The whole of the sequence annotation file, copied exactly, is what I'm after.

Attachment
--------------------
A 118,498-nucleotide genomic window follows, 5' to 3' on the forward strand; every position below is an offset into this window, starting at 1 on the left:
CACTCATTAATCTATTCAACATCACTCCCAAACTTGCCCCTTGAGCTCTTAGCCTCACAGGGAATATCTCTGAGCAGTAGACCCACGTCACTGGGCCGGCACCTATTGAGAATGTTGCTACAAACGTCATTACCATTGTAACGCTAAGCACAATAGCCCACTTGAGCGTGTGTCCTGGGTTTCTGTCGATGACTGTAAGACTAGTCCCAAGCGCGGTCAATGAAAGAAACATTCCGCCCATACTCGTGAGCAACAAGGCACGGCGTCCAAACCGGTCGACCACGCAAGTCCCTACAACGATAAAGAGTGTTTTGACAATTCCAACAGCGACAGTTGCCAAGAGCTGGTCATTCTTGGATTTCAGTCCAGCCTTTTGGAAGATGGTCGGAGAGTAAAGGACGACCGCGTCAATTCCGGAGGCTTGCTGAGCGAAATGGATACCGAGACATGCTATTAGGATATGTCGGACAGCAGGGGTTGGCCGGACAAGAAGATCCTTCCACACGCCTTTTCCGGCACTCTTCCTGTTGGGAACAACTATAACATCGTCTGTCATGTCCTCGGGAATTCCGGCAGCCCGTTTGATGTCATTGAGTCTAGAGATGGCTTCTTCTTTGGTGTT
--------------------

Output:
A 118,498-nucleotide genomic window follows, 5' to 3' on the forward strand; every position below is an offset into this window, starting at 1 on the left:
CACTCATTAATCTATTCAACATCACTCCCAAACTTGCCCCTTGAGCTCTTAGCCTCACAGGGAATATCTCTGAGCAGTAGACCCACGTCACTGGGCCGGCACCTATTGAGAATGTTGCTACAAACGTCATTACCATTGTAACGCTAAGCACAATAGCCCACTTGAGCGTGTGTCCTGGGTTTCTGTCGATGACTGTAAGACTAGTCCCAAGCGCGGTCAATGAAAGAAACATTCCGCCCATACTCGTGAGCAACAAGGCACGGCGTCCAAACCGGTCGACCACGCAAGTCCCTACAACGATAAAGAGTGTTTTGACAATTCCAACAGCGACAGTTGCCAAGAGCTGGTCATTCTTGGATTTCAGTCCAGCCTTTTGGAAGATGGTCGGAGAGTAAAGGACGACCGCGTCAATTCCGGAGGCTTGCTGAGCGAAATGGATACCGAGACATGCTATTAGGATATGTCGGACAGCAGGGGTTGGCCGGACAAGAAGATCCTTCCACACGCCTTTTCCGGCACTCTTCCTGTTGGGAACAACTATAACATCGTCTGTCATGTCCTCGGGAATTCCGGCAGCCCGTTTGATGTCATTGAGTCTAGAGATGGCTTCTTCTTTGGTGTT